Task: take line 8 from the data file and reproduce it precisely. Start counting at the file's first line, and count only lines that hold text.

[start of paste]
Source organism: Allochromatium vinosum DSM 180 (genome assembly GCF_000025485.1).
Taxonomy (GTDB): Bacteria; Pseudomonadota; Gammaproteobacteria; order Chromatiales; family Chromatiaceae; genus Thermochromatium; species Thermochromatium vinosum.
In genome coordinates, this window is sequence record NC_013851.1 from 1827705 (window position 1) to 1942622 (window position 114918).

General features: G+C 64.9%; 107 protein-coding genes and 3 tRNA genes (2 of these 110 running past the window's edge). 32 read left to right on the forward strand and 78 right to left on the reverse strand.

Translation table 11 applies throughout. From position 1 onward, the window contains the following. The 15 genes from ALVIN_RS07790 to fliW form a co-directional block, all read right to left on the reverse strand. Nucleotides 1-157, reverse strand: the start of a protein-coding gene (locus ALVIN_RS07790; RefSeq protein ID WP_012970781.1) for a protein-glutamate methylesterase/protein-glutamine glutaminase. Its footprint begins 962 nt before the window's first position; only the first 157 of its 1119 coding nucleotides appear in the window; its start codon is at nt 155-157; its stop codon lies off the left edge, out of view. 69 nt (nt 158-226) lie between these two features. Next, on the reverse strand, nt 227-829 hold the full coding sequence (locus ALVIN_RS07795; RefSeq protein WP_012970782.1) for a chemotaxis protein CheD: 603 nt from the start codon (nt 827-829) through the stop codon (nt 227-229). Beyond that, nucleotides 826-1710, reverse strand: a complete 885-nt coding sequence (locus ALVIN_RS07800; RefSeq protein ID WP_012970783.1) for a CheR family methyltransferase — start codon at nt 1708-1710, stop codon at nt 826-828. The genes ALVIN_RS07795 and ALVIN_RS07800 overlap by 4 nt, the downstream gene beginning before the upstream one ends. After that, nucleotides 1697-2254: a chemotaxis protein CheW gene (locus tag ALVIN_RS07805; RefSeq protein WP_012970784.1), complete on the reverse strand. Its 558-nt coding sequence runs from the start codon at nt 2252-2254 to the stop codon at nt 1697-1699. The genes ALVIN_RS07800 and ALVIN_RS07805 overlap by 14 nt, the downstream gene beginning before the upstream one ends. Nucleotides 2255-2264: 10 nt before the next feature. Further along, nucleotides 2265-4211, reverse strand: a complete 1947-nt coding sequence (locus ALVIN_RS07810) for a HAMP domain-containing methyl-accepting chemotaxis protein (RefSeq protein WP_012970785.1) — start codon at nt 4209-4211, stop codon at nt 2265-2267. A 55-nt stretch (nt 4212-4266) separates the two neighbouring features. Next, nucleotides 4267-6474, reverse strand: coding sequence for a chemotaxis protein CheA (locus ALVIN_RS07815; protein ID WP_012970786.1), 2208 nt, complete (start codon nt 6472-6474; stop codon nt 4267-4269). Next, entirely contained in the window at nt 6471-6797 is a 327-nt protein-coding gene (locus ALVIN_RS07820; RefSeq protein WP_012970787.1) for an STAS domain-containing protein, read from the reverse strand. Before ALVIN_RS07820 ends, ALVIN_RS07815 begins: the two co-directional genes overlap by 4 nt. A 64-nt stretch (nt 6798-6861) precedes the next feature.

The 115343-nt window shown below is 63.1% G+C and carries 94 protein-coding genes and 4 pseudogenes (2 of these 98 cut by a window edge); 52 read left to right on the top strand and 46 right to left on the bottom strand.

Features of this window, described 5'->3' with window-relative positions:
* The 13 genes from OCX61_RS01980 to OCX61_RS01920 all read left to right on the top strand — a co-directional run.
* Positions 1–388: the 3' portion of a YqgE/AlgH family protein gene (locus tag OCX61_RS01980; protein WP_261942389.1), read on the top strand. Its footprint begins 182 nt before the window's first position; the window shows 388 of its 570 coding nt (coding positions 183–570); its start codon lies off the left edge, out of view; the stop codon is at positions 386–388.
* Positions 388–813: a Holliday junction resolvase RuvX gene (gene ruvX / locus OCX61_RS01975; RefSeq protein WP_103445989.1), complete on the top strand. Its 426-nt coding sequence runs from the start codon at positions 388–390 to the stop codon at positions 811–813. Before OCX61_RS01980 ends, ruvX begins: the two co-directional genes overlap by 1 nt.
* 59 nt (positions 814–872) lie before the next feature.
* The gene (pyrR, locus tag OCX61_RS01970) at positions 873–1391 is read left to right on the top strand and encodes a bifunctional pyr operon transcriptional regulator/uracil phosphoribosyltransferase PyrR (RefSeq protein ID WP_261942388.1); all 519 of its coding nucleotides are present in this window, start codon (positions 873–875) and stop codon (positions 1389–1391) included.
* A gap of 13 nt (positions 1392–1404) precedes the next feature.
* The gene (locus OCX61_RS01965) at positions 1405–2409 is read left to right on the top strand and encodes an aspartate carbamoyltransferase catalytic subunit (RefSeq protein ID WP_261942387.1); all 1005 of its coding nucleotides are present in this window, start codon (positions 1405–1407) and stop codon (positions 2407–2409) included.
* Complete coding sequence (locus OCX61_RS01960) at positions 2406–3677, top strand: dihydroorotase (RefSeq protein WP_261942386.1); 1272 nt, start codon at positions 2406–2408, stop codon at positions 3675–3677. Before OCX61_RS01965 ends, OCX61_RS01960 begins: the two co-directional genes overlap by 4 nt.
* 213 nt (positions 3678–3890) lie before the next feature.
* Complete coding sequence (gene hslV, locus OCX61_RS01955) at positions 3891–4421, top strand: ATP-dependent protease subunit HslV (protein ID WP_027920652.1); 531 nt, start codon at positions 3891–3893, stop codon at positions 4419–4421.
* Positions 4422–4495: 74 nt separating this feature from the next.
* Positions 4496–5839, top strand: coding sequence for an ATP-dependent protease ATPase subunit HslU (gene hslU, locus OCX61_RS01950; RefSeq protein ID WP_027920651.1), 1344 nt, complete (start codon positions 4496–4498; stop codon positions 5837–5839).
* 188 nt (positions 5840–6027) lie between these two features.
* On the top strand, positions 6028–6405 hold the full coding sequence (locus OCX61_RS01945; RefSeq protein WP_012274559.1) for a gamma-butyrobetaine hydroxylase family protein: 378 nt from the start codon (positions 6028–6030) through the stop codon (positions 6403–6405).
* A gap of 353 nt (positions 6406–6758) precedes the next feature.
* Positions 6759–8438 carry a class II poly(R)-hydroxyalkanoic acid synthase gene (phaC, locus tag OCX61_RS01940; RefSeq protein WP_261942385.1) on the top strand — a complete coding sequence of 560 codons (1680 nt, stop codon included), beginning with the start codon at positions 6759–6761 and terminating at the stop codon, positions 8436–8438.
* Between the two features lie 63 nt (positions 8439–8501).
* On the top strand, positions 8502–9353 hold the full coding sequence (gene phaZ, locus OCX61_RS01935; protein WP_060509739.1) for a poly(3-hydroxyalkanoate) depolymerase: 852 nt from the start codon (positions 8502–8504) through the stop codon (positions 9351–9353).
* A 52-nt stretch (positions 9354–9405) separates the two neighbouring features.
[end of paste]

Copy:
* The 13 genes from OCX61_RS01980 to OCX61_RS01920 all read left to right on the top strand — a co-directional run.